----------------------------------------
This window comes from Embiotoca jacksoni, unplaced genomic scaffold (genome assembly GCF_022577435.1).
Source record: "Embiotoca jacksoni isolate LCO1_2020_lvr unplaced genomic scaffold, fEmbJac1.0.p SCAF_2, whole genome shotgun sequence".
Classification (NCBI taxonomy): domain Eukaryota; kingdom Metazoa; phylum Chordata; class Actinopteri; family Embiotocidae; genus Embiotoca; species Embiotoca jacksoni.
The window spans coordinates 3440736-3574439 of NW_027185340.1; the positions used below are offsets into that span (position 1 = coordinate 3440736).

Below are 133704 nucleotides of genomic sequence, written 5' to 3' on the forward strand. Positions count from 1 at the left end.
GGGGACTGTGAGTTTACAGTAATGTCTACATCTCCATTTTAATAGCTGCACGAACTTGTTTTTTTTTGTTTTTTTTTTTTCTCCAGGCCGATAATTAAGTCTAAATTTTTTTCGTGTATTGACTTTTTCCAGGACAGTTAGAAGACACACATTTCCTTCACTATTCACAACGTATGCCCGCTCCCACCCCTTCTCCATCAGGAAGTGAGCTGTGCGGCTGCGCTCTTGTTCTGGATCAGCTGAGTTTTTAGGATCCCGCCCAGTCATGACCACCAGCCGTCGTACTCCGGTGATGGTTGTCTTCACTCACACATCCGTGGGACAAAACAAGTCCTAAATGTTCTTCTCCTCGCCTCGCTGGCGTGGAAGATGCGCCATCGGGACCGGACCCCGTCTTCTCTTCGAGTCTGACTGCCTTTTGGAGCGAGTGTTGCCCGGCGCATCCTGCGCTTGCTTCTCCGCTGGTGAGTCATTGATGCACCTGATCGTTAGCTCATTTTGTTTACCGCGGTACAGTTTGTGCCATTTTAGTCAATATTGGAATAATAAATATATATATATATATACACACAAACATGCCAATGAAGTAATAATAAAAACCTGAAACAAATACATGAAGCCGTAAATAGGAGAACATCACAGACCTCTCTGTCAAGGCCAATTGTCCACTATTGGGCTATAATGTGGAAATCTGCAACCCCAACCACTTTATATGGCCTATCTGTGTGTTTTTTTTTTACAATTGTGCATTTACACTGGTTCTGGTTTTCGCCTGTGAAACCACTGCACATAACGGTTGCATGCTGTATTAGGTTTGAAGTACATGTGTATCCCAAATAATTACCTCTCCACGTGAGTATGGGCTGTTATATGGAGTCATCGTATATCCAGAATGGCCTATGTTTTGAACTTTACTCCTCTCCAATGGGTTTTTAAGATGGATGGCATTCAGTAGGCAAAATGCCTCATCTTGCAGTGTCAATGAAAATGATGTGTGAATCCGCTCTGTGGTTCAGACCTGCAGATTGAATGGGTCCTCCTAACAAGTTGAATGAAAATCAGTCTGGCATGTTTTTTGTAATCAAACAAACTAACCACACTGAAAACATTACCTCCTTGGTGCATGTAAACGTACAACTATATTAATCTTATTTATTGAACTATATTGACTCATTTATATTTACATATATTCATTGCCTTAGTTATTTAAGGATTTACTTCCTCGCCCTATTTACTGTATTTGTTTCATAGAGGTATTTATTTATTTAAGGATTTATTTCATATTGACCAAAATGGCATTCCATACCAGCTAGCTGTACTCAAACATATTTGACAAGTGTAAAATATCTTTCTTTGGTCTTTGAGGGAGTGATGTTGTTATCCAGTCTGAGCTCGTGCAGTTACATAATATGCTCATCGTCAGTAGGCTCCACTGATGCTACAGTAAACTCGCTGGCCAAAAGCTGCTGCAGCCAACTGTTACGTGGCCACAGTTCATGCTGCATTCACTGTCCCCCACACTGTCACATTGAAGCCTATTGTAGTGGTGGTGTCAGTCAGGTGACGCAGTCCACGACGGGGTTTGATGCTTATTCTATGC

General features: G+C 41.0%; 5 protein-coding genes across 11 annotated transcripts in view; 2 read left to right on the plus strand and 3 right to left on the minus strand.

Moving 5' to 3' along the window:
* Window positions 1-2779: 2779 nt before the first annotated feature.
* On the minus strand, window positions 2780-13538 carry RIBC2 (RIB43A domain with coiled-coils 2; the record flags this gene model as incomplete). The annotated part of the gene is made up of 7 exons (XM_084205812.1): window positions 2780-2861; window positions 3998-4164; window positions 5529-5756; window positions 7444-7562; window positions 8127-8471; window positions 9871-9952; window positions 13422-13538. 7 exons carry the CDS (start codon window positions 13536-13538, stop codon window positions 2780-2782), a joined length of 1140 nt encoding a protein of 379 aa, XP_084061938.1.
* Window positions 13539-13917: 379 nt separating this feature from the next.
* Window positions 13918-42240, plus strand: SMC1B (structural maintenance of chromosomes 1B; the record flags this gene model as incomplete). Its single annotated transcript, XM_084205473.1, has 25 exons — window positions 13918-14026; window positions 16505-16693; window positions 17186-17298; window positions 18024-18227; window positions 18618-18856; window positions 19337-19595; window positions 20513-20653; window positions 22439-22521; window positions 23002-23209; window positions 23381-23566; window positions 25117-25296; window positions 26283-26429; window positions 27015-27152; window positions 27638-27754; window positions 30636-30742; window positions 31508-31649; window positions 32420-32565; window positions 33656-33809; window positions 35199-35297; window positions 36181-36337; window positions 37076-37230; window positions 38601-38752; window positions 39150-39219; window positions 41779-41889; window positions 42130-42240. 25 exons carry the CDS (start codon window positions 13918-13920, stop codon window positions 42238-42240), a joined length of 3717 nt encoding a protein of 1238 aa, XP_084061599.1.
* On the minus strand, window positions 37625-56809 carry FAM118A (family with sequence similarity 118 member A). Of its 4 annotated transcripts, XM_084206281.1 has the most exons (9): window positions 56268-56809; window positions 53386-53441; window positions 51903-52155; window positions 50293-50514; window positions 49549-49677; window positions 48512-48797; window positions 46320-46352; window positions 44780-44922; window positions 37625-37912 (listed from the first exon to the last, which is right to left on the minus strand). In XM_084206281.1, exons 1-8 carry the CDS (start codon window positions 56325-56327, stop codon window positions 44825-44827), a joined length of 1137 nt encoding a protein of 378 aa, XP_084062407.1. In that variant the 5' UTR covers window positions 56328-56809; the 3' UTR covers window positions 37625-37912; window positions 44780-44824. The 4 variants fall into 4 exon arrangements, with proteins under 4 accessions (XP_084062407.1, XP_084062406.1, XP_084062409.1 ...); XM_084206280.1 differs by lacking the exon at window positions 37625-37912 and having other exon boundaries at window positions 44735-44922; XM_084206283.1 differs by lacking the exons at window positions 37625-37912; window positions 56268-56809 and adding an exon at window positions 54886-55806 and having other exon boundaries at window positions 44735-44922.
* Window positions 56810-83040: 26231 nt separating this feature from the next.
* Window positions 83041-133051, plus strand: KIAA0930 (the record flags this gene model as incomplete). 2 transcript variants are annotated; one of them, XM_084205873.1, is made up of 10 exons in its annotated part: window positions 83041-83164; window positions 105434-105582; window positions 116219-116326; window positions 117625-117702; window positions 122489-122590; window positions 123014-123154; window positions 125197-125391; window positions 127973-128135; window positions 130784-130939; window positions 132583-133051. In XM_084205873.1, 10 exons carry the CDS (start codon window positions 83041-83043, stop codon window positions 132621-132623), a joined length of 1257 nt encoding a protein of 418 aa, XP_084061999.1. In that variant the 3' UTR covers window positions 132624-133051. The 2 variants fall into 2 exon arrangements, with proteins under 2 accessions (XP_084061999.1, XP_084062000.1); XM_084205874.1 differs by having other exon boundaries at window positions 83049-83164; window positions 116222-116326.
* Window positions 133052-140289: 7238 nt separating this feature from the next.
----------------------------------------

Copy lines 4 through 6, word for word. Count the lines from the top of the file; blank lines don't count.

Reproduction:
The window spans coordinates 3440736-3574439 of NW_027185340.1; the positions used below are offsets into that span (position 1 = coordinate 3440736).

Below are 133704 nucleotides of genomic sequence, written 5' to 3' on the forward strand. Positions count from 1 at the left end.
GGGGACTGTGAGTTTACAGTAATGTCTACATCTCCATTTTAATAGCTGCACGAACTTGTTTTTTTTTGTTTTTTTTTTTTCTCCAGGCCGATAATTAAGTCTAAATTTTTTTCGTGTATTGACTTTTTCCAGGACAGTTAGAAGACACACATTTCCTTCACTATTCACAACGTATGCCCGCTCCCACCCCTTCTCCATCAGGAAGTGAGCTGTGCGGCTGCGCTCTTGTTCTGGATCAGCTGAGTTTTTAGGATCCCGCCCAGTCATGACCACCAGCCGTCGTACTCCGGTGATGGTTGTCTTCACTCACACATCCGTGGGACAAAACAAGTCCTAAATGTTCTTCTCCTCGCCTCGCTGGCGTGGAAGATGCGCCATCGGGACCGGACCCCGTCTTCTCTTCGAGTCTGACTGCCTTTTGGAGCGAGTGTTGCCCGGCGCATCCTGCGCTTGCTTCTCCGCTGGTGAGTCATTGATGCACCTGATCGTTAGCTCATTTTGTTTACCGCGGTACAGTTTGTGCCATTTTAGTCAATATTGGAATAATAAATATATATATATATATACACACAAACATGCCAATGAAGTAATAATAAAAACCTGAAACAAATACATGAAGCCGTAAATAGGAGAACATCACAGACCTCTCTGTCAAGGCCAATTGTCCACTATTGGGCTATAATGTGGAAATCTGCAACCCCAACCACTTTATATGGCCTATCTGTGTGTTTTTTTTTTACAATTGTGCATTTACACTGGTTCTGGTTTTCGCCTGTGAAACCACTGCACATAACGGTTGCATGCTGTATTAGGTTTGAAGTACATGTGTATCCCAAATAATTACCTCTCCACGTGAGTATGGGCTGTTATATGGAGTCATCGTATATCCAGAATGGCCTATGTTTTGAACTTTACTCCTCTCCAATGGGTTTTTAAGATGGATGGCATTCAGTAGGCAAAATGCCTCATCTTGCAGTGTCAATGAAAATGATGTGTGAATCCGCTCTGTGGTTCAGACCTGCAGATTGAATGGGTCCTCCTAACAAGTTGAATGAAAATCAGTCTGGCATGTTTTTTGTAATCAAACAAACTAACCACACTGAAAACATTACCTCCTTGGTGCATGTAAACGTACAACTATATTAATCTTATTTATTGAACTATATTGACTCATTTATATTTACATATATTCATTGCCTTAGTTATTTAAGGATTTACTTCCTCGCCCTATTTACTGTATTTGTTTCATAGAGGTATTTATTTATTTAAGGATTTATTTCATATTGACCAAAATGGCATTCCATACCAGCTAGCTGTACTCAAACATATTTGACAAGTGTAAAATATCTTTCTTTGGTCTTTGAGGGAGTGATGTTGTTATCCAGTCTGAGCTCGTGCAGTTACATAATATGCTCATCGTCAGTAGGCTCCACTGATGCTACAGTAAACTCGCTGGCCAAAAGCTGCTGCAGCCAACTGTTACGTGGCCACAGTTCATGCTGCATTCACTGTCCCCCACACTGTCACATTGAAGCCTATTGTAGTGGTGGTGTCAGTCAGGTGACGCAGTCCACGACGGGGTTTGATGCTTATTCTATGC